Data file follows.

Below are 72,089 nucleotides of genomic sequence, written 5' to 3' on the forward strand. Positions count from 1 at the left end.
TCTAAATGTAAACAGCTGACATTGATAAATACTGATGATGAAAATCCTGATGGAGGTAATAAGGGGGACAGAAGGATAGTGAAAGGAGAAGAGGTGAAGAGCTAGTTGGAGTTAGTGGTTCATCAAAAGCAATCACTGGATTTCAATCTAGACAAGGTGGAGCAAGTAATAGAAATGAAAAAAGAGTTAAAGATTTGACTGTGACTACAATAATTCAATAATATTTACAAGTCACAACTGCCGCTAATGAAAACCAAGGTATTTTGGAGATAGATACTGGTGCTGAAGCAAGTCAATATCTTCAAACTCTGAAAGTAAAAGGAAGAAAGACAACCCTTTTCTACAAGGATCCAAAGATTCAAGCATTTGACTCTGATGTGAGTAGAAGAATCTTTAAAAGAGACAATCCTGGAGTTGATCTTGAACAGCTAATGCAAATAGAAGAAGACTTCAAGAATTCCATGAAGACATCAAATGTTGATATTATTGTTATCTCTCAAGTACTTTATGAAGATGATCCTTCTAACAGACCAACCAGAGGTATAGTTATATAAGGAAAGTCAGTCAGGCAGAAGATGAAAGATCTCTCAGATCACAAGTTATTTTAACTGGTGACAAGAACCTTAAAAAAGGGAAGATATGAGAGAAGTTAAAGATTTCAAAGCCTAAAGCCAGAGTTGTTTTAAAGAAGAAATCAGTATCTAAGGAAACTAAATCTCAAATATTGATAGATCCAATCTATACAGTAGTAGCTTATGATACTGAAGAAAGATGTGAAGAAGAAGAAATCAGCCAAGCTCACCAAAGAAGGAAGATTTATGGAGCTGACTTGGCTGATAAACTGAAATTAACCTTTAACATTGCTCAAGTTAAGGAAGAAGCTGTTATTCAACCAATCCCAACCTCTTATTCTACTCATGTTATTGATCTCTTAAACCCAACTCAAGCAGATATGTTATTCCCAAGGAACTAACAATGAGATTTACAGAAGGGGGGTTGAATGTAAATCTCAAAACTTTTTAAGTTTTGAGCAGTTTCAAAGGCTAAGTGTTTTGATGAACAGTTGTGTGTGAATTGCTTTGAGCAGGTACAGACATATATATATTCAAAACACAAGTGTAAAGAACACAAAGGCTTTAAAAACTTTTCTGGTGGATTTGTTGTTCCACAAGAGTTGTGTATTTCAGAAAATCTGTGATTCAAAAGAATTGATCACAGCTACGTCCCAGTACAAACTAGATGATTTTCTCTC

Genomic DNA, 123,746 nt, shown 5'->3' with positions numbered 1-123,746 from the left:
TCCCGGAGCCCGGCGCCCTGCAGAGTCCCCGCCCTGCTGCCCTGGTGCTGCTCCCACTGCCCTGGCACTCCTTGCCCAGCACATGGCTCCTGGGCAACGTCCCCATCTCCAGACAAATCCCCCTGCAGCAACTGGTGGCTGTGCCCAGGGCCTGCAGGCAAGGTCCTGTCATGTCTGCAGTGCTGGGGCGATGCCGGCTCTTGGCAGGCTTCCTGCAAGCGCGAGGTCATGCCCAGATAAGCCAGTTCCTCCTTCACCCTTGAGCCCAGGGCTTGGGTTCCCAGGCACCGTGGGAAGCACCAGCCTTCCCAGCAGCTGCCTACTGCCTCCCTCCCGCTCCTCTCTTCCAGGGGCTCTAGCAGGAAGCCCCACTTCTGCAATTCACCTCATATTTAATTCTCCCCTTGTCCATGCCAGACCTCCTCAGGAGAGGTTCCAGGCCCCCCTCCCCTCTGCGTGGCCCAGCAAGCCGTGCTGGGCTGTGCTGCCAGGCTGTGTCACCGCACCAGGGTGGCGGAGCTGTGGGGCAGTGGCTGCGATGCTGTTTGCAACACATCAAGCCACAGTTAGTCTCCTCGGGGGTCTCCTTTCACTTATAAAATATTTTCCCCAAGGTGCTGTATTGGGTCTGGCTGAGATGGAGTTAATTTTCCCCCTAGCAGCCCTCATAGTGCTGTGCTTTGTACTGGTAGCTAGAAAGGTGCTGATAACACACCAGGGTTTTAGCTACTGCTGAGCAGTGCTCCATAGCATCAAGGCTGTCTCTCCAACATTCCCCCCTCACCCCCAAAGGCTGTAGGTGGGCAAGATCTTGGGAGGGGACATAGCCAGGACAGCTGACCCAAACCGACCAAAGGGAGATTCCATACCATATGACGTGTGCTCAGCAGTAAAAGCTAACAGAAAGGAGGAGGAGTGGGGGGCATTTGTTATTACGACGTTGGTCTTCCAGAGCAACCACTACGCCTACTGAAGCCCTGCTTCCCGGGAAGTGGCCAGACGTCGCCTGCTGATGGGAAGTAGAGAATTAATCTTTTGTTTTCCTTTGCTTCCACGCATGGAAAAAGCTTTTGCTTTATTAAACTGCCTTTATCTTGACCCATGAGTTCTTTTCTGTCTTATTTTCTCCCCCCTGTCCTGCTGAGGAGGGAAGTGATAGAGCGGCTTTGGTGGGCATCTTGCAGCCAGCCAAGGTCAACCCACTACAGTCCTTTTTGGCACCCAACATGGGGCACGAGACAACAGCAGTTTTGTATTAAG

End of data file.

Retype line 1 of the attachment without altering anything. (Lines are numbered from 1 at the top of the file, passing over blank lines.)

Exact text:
Below are 72,089 nucleotides of genomic sequence, written 5' to 3' on the forward strand. Positions count from 1 at the left end.